“Over the summer, [ASUO President] Amélie Rousseau and I met with John Duncan,” Arora said. “John came to us and talked about moving the Service Learning Program into the Holden Leadership Center and repurposing the Break area to becoming student programming space. That’s where the idea as it is now came from.”

The proposal also comes at a convenient time financially for the EMU. Prior to the end of last school year, local developers Lease Crutcher Lewis expressed interest in making a donation to the University.

“We decided to target student affairs when we started talking about potential projects,” Polhemus said. “The funds include just under $25,000 this year and just under $25,000 for next year, and after talking to a number of different departments, this project to accommodate the Sustainability Center became a top priority.”

A local architecture firm also donated $10,000 in architectural services for the project.

During the October 27th hearing, there were two other proposals on the table: one moving the Sustainability Center into the Break and creating collaborative student spaces there, and the other moving the Sustainability Center into Suite 20 and moving the Suite 20 groups into The Break.

Each of the three proposals included putting student offices into a portion of the area currently used by the Break while maintaining pool tables and other recreation activities.

During the EMU Board meeting, concerns were voiced about The Break’s ability to sustain itself and continue to be a worthwhile recreation destination for students. It was communicated by many Board members that having student offices in The Break would perhaps increase foot traffic in that area and bolster the long-term success of the program.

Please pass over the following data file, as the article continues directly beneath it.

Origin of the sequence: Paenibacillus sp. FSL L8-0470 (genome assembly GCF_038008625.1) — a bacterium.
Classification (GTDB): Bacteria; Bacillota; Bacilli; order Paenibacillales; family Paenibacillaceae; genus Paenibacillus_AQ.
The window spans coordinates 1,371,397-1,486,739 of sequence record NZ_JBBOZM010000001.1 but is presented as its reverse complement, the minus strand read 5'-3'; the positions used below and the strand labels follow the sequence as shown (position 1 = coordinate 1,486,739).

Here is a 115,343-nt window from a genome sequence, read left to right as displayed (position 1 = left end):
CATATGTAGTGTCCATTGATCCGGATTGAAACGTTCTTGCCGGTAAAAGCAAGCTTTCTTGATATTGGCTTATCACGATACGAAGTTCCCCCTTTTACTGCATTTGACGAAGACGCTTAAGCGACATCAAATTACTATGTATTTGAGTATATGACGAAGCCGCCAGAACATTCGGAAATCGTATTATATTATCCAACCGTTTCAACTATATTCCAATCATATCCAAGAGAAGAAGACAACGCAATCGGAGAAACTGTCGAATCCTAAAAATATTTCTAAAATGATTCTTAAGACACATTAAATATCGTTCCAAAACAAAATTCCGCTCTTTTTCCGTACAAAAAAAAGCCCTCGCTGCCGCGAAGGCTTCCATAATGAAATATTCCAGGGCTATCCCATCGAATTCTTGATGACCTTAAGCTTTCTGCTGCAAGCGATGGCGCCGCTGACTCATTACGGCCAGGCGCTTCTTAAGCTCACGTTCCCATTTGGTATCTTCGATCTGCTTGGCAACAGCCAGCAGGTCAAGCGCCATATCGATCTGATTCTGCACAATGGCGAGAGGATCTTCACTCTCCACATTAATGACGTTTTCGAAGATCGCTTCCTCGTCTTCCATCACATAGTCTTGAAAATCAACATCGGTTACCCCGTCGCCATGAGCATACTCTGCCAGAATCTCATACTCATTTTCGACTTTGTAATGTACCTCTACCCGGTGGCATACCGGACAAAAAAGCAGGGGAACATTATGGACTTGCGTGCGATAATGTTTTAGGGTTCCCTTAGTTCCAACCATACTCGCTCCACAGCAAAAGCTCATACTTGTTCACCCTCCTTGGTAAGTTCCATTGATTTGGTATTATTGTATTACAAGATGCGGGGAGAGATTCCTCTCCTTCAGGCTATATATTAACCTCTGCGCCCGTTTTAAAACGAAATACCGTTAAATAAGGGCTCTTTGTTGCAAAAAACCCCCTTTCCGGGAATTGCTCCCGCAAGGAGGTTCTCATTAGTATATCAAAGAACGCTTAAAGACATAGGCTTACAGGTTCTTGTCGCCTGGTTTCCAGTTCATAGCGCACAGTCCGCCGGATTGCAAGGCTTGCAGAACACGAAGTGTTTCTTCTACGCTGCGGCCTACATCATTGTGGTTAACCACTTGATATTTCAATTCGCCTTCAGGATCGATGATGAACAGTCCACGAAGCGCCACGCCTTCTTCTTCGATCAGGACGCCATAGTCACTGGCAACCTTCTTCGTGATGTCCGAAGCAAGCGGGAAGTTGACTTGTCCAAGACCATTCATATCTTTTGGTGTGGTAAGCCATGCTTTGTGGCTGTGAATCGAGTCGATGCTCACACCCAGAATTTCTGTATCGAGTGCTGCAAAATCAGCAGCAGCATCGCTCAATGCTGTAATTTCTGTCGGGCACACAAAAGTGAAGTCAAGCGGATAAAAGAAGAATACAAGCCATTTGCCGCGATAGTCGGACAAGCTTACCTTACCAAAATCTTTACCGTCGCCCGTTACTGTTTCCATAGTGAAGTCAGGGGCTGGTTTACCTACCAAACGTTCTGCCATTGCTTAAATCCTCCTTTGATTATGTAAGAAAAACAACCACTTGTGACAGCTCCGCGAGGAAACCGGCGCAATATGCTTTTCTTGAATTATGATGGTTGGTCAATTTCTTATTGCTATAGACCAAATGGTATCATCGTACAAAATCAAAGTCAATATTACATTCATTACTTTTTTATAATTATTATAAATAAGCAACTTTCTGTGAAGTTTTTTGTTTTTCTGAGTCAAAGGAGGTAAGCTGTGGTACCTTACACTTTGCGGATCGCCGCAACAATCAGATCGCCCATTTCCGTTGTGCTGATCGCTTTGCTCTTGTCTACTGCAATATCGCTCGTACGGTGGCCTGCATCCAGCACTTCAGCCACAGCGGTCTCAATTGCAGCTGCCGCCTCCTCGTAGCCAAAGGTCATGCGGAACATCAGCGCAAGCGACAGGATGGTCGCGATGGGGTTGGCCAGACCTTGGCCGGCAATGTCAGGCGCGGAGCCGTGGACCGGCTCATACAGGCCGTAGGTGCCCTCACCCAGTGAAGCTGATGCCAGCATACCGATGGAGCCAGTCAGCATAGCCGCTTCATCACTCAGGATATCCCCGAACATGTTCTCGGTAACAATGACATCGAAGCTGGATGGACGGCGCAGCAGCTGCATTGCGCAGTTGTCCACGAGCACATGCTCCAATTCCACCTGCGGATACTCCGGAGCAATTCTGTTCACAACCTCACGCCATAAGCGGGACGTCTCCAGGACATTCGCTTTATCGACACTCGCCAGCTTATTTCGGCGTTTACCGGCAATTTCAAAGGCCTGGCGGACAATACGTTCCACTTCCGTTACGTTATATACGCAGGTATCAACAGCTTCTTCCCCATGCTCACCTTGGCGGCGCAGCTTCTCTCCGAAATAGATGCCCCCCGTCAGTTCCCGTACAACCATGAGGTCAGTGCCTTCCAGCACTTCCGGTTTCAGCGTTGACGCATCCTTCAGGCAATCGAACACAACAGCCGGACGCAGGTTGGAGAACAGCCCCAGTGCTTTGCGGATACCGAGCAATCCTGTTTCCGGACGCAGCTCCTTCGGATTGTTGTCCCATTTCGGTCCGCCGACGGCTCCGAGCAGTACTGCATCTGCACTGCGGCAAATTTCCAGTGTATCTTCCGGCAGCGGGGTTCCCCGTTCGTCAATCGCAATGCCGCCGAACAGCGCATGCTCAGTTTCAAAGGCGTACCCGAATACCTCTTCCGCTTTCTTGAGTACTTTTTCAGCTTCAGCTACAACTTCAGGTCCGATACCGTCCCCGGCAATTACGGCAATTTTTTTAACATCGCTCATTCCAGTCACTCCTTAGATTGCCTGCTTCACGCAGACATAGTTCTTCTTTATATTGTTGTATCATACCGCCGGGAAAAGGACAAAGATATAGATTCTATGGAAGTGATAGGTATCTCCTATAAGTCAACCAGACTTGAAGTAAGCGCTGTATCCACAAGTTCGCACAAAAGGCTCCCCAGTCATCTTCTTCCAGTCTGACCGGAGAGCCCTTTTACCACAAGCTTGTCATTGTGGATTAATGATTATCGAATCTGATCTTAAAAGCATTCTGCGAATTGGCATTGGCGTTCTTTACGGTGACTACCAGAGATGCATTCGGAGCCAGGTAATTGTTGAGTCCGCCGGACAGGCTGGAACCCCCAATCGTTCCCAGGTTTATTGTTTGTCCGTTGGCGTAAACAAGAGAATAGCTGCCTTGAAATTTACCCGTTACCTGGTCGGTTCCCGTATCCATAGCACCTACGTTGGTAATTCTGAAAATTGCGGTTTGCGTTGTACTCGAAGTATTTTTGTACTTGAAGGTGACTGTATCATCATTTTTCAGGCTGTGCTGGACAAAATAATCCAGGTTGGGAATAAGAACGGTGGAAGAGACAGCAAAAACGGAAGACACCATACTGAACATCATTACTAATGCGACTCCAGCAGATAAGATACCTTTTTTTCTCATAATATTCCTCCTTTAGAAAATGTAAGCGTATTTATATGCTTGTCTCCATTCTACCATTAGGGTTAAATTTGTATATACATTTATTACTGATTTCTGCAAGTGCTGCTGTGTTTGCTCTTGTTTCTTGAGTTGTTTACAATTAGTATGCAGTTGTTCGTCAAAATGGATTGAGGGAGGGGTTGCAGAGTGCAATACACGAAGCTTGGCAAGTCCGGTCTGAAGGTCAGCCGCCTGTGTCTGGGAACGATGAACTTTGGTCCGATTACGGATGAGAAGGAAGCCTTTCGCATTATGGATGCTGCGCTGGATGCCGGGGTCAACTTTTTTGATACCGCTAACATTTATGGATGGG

These concerns and others were voiced at an open hearing of the EMU Board several weeks prior to the board meeting at which the proposal was passed. At that time, all of the proposals on the table included taking over the entire Break area in favor of student group space.

“A number of people that came to speak were concerned about transitioning The Break to only organization space and losing the space as a recreation destination or mixed-use space,” Polhemus said. “The plan evolved over talking with people and asking, ‘What can we do?'”

Noah Dewitt, Editor-in-Chief of the Oregon Voice Magazine, also attended that meeting to voice his concerns. The Oregon Voice is one of the groups housed in Suite 20 that will be affected by the space shifts.

“We made it clear that we favored a proposal that would not displace the Suite 20 groups,” he said.

Of all the stakeholders in the process, the Suite 20 groups have had the least involvement.

“With the Suite 20 groups, the biggest failure in this plan is that we haven’t been able to outreach to them,” said Arora. “If we could go back, I wish they could have been more involved. The reality is we were on a short timeline, and the people in these groups are busy people without a lot of time.”

Dewitt had mixed reactions to both the lack of communication and the impending office shift, but he understands the need for a Sustainability Center.

“It could be a trade up, although inconvenient,” he said. “We just want to know that our office will be a quiet environment to work in and will be locked and secure. I understand why they’re creating a Sustainability Center, and I’m down with the struggle, but the EMU Board has to balance our group’s interests with every group’s interests.”